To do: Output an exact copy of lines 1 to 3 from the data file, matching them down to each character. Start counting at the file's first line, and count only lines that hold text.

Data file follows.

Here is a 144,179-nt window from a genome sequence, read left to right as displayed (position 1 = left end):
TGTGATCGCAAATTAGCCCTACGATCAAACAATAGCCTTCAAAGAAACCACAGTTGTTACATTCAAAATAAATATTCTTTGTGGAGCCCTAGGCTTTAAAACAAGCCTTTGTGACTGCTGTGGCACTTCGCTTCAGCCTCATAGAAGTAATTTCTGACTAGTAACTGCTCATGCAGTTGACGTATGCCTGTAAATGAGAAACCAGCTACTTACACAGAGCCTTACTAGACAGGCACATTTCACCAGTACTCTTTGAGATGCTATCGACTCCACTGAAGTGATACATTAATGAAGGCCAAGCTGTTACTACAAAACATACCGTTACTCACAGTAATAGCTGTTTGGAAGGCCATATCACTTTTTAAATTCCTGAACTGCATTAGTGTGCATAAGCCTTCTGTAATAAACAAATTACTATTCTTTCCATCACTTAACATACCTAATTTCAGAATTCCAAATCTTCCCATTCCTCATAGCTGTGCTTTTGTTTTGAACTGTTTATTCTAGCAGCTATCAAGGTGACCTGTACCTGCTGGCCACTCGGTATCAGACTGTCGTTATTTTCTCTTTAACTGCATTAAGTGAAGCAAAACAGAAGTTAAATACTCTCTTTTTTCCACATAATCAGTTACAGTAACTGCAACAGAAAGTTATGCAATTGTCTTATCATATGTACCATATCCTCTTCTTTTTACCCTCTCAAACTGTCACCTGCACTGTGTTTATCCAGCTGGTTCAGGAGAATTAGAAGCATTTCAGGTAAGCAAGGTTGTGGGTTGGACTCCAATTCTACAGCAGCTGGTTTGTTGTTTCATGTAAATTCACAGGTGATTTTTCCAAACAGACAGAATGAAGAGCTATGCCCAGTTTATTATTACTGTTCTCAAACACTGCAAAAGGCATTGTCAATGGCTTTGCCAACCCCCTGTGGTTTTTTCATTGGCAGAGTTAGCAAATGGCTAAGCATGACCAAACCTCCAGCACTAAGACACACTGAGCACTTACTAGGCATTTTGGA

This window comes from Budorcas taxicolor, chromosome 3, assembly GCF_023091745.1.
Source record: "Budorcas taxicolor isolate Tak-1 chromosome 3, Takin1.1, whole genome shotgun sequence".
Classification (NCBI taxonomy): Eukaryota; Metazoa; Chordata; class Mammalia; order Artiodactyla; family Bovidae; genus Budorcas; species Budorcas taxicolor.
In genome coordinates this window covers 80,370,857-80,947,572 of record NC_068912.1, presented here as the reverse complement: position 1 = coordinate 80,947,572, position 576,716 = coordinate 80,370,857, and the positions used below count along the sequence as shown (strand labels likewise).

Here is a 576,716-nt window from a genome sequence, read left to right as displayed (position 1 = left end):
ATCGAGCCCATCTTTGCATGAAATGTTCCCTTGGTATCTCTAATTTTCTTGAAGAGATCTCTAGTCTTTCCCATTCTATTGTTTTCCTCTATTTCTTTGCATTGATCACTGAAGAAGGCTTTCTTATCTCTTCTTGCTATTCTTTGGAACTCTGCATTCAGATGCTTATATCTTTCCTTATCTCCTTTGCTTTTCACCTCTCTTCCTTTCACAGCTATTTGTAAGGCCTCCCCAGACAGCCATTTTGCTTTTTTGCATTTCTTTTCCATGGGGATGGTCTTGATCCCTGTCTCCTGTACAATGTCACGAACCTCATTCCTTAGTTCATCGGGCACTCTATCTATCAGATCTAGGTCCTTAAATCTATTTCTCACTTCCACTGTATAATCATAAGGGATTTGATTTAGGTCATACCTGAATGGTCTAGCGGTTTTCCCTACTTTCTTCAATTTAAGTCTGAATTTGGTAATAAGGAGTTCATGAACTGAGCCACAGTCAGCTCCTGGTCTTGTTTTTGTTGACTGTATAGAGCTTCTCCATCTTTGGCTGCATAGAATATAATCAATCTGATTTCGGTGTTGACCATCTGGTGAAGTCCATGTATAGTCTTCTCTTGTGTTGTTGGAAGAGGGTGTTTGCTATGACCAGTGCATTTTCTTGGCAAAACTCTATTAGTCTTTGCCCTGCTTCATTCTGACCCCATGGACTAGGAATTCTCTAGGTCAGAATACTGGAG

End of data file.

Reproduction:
Here is a 144,179-nt window from a genome sequence, read left to right as displayed (position 1 = left end):
TGTGATCGCAAATTAGCCCTACGATCAAACAATAGCCTTCAAAGAAACCACAGTTGTTACATTCAAAATAAATATTCTTTGTGGAGCCCTAGGCTTTAAAACAAGCCTTTGTGACTGCTGTGGCACTTCGCTTCAGCCTCATAGAAGTAATTTCTGACTAGTAACTGCTCATGCAGTTGACGTATGCCTGTAAATGAGAAACCAGCTACTTACACAGAGCCTTACTAGACAGGCACATTTCACCAGTACTCTTTGAGATGCTATCGACTCCACTGAAGTGATACATTAATGAAGGCCAAGCTGTTACTACAAAACATACCGTTACTCACAGTAATAGCTGTTTGGAAGGCCATATCACTTTTTAAATTCCTGAACTGCATTAGTGTGCATAAGCCTTCTGTAATAAACAAATTACTATTCTTTCCATCACTTAACATACCTAATTTCAGAATTCCAAATCTTCCCATTCCTCATAGCTGTGCTTTTGTTTTGAACTGTTTATTCTAGCAGCTATCAAGGTGACCTGTACCTGCTGGCCACTCGGTATCAGACTGTCGTTATTTTCTCTTTAACTGCATTAAGTGAAGCAAAACAGAAGTTAAATACTCTCTTTTTTCCACATAATCAGTTACAGTAACTGCAACAGAAAGTTATGCAATTGTCTTATCATATGTACCATATCCTCTTCTTTTTACCCTCTCAAACTGTCACCTGCACTGTGTTTATCCAGCTGGTTCAGGAGAATTAGAAGCATTTCAGGTAAGCAAGGTTGTGGGTTGGACTCCAATTCTACAGCAGCTGGTTTGTTGTTTCATGTAAATTCACAGGTGATTTTTCCAAACAGACAGAATGAAGAGCTATGCCCAGTTTATTATTACTGTTCTCAAACACTGCAAAAGGCATTGTCAATGGCTTTGCCAACCCCCTGTGGTTTTTTCATTGGCAGAGTTAGCAAATGGCTAAGCATGACCAAACCTCCAGCACTAAGACACACTGAGCACTTACTAGGCATTTTGGA

This window comes from Budorcas taxicolor, chromosome 3, assembly GCF_023091745.1.